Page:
I certainly don’t consider myself a rabid environmentalist, but I do very much care about reducing my impact on the planet. And that is especially the case when it comes to preserving and improving the quality of the Northwest waters where we spend our time boating.
One thing that dawned on us during our summer of living aboard our boat was just how green the lifestyle is. I would wake in the morning and happily see our solar panels already filling up the battery bank. I kept careful track of our water usage and found we probably used less in a week than most people do watering their lawn in the morning. We also try to make use of those sails whenever possible to get us from one place to the next. And did I mention that we use a composing head?
But there was one area where we were our green creds were difficult to live up to — recycling.
Recycling is practically a religion in Seattle, as many of you know. The city has done a lot over the years to make it as easy as possible — to the point where the recycling container is three times as large as our trash container at home.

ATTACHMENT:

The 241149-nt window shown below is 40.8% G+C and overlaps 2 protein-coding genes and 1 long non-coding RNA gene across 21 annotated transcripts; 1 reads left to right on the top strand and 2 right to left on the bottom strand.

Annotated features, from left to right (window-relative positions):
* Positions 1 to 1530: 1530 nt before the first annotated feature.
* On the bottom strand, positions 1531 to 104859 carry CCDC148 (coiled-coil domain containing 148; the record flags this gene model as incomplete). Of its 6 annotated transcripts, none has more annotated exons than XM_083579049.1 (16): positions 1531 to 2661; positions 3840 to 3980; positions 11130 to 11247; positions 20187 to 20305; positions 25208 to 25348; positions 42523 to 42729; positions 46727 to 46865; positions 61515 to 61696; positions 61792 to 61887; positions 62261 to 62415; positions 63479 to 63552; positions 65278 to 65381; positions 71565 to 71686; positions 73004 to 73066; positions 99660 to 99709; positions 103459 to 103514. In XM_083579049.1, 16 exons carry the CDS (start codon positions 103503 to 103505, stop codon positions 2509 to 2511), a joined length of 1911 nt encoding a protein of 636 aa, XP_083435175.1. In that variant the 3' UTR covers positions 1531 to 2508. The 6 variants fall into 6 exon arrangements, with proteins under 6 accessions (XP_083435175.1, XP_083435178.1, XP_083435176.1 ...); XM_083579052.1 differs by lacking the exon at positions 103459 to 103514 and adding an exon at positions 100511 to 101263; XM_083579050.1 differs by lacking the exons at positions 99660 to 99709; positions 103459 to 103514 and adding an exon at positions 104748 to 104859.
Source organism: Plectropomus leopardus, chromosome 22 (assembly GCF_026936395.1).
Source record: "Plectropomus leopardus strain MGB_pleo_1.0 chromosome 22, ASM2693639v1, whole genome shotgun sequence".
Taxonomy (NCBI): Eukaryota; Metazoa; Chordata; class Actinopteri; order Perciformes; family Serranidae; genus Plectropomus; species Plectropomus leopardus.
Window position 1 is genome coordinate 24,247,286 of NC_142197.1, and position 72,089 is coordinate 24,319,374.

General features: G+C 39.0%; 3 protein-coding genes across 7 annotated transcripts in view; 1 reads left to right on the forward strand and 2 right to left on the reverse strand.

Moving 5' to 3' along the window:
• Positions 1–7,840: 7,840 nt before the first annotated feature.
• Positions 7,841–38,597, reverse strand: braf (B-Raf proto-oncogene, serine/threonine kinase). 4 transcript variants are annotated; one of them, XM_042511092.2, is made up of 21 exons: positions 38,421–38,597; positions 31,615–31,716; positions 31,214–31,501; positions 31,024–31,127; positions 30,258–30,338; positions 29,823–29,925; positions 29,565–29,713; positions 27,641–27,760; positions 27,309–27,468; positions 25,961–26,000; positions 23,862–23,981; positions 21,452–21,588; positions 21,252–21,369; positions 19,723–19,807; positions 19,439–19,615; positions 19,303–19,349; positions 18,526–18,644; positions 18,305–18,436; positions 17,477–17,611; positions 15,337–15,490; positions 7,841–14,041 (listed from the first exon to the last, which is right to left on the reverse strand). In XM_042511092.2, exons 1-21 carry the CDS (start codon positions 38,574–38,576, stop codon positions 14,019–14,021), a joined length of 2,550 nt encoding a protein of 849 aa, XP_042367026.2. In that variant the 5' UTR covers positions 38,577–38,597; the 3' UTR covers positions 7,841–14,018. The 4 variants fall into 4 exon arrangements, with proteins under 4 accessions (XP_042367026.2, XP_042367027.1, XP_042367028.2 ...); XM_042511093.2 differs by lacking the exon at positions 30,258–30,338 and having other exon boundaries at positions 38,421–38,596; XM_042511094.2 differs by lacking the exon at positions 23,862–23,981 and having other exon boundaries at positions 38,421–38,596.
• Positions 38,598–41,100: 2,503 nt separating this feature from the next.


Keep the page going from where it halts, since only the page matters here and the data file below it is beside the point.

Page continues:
But on the boat, things are different.
Don’t get me wrong. We love our 1989 Island Packet 38. But the designer didn’t give a whole lot of thought to making an effective space for trash, much less anything for recycling. And from what I can tell, we aren’t the only boat with that problem.
So what’s a conscientious boat owner to do with those empty beer bottles, chili cans, egg cartons and cardboard boxes?
Ideally, of course, it would make the most sense to try and dispose of the packaging as soon — or even before — products come aboard. So, for example, the coffee beans go right into a plastic air-tight container. But you know, that doesn’t work so well with the six-pack of Alaskan Amber.
I’m a believer that everything should have a dedicated space aboard a boat. But we seriously couldn’t find any place to keep an adequately sized recycling container. I’ve seen a few clever solutions – including one couple who keep a large plastic bin in their bilge and simply lift the floorboard and toss in their recycling until it’s full.
But no such solution presented itself to us. Finally, Deborah just started keeping a paper bag in our guest stateroom and we made do with that effective, but inelegant solution.
This winter, I hope to renovate parts of our galley to make better use of space below the sink. We plan to add some much-needed drawers and pots and pan storage that makes sense. As part of that project, I would also like to create a system to better deal with trash and recycling.
But before we get to the planning stage, it seemed like a good idea to find out what other Three Sheets Northwest readers have done to deal with onboard recycling. Is there a magic approach that we haven’t discovered yet? Do you recycle at all aboard?
Tell us about your recycling solutions in the comments section below.